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FTC: Yes, We Actually Do Know Best


In March I reported on Dow Chemical Company’s request to the Federal Trade Commission to modify the terms of an order forcing the company to sell one of its manufacturing plants to a Commission-selected buyer:

Last year the FTC forced Dow to sell an acrylic latex plant in Torrance, California. The FTC staff determined there was insufficient competition in this particular market. Hilarity ensued.

The FTC staff decided Dow should sell the plant to a company called Arkema. The FTC order required “divestiture” of the entire California plant and the surrounding land. The only problem was Arkema didn’t want the entire plot of land, which included “several industrial sites leased to and occupied by third parties,” according to Dow. And Dow cannot just sell Arkema that part of the land where the plant is located, because, Dow says, “Under the California Subdivision Map Act, it is illegal to sell (or transfer fee title to) the portion of the overall site that houses the Torrance latex plant without first creating as a separate legal parcel the real estate underlying the Torrance latex plant.”

So Dow is now trying to serve two masters — the FTC and California — with conflicting demands. The FTC wants the land sold to Arkema. California won’t allow a subdivision of the land without a lengthy regulatory process. In the interim, Dow is leasing the land to Arkema, which is technically in violation of the FTC order, while trying to create the necessary subdivision to eventually allow Arkema to acquire just the plant itself. And Dow has also petitioned the FTC to modify its earlier order to make this “legal.”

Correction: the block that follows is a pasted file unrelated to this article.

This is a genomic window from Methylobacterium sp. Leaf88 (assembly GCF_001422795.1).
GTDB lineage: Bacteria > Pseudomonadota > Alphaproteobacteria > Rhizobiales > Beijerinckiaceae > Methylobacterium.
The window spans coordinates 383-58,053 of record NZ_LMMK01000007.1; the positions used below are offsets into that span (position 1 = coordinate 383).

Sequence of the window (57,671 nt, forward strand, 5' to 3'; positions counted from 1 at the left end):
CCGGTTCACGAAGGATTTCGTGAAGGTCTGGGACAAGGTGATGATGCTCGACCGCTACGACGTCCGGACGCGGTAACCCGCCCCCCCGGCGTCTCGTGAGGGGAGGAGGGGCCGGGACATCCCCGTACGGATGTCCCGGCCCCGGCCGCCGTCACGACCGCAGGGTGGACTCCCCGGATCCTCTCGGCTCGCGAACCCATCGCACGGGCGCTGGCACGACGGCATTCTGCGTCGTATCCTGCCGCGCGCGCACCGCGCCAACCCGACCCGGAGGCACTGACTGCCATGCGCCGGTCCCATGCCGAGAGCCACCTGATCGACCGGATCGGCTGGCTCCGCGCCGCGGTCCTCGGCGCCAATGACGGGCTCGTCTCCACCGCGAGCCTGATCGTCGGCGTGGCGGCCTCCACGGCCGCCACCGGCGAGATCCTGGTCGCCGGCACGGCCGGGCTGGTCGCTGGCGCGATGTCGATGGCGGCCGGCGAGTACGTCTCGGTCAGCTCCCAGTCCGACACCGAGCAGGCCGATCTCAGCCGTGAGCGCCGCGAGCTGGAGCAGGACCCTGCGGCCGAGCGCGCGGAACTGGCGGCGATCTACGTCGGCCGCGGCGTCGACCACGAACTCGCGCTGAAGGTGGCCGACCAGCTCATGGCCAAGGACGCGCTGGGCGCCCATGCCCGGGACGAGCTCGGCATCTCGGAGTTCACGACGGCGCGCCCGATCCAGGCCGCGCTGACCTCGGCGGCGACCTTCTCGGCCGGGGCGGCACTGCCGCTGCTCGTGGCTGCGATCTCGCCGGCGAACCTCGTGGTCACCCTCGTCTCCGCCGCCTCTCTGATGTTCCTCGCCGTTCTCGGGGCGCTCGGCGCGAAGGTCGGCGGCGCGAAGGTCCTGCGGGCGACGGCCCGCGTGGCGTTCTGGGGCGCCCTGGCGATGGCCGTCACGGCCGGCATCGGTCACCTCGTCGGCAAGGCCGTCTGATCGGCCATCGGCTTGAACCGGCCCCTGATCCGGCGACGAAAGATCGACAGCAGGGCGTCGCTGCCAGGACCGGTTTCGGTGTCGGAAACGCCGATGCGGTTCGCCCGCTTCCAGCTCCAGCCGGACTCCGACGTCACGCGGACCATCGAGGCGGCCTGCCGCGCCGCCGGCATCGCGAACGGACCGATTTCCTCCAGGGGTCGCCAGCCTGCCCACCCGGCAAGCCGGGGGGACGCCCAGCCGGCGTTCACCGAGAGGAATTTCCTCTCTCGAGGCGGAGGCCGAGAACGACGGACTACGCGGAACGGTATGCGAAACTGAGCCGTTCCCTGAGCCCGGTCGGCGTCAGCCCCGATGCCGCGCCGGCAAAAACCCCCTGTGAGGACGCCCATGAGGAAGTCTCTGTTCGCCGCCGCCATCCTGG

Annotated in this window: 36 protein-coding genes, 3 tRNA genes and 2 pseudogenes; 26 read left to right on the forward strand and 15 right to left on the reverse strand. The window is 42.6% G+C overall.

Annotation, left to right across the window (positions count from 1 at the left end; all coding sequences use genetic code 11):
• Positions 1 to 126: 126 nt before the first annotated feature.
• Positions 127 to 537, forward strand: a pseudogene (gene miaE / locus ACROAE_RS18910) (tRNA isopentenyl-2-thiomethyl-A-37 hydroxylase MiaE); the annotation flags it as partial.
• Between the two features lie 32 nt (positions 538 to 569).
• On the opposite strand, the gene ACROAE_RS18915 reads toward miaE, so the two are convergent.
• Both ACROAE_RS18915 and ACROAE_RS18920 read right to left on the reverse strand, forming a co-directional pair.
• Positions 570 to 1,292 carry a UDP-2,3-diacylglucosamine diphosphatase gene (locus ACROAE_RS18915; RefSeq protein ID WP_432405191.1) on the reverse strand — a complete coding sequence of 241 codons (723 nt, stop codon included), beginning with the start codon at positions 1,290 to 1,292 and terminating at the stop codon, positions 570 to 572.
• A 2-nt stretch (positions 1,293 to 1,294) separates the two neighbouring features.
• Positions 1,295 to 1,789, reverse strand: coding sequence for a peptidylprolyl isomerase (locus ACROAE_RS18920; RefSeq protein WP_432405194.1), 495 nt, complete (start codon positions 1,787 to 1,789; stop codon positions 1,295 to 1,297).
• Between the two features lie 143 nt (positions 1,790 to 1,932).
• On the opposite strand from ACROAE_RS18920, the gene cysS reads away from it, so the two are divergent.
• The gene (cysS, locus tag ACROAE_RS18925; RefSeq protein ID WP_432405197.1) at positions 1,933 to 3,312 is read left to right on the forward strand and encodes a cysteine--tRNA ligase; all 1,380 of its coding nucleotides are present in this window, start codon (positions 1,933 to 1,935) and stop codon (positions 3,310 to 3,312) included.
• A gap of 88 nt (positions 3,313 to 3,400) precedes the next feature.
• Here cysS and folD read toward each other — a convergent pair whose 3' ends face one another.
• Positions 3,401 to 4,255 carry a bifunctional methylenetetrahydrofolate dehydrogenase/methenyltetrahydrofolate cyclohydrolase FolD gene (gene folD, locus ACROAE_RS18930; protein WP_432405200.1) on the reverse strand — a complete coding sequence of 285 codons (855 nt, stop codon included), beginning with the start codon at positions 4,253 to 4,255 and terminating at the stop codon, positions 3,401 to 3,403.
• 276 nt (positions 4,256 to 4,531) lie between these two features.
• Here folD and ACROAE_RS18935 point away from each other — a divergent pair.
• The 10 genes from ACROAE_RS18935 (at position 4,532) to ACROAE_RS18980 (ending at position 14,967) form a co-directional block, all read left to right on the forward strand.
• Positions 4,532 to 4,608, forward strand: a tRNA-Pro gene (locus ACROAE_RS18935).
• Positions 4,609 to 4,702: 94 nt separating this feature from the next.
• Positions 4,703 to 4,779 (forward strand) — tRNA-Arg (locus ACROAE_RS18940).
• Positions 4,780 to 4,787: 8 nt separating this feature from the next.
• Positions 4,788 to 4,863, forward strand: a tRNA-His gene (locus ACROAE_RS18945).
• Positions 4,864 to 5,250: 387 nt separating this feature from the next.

Yesterday the FTC denied all of Dow’s requests for relief:

After reviewing the application, the FTC found that Dow failed to make the required showing that the final order should be reopened, that modifying the order would be in the public interest, or that the FTC should grant the time extension. Further, competitive risks remain if Dow retains control of the Torrance Facility, the FTC found, and there is a strong public interest in Dow’s full compliance with the terms of the final order.

Dow reportedly will attempt to auction off the land next month. If that doesn’t happen, an FTC trustee will simply seize the land and sell it on the Commission’s behalf. (Yes, this is basically eminent domain, but nobody in the antitrust business dares call it that.)

Skip Oliva is a writer and paralegal in Virginia (skip@skipoliva.com).

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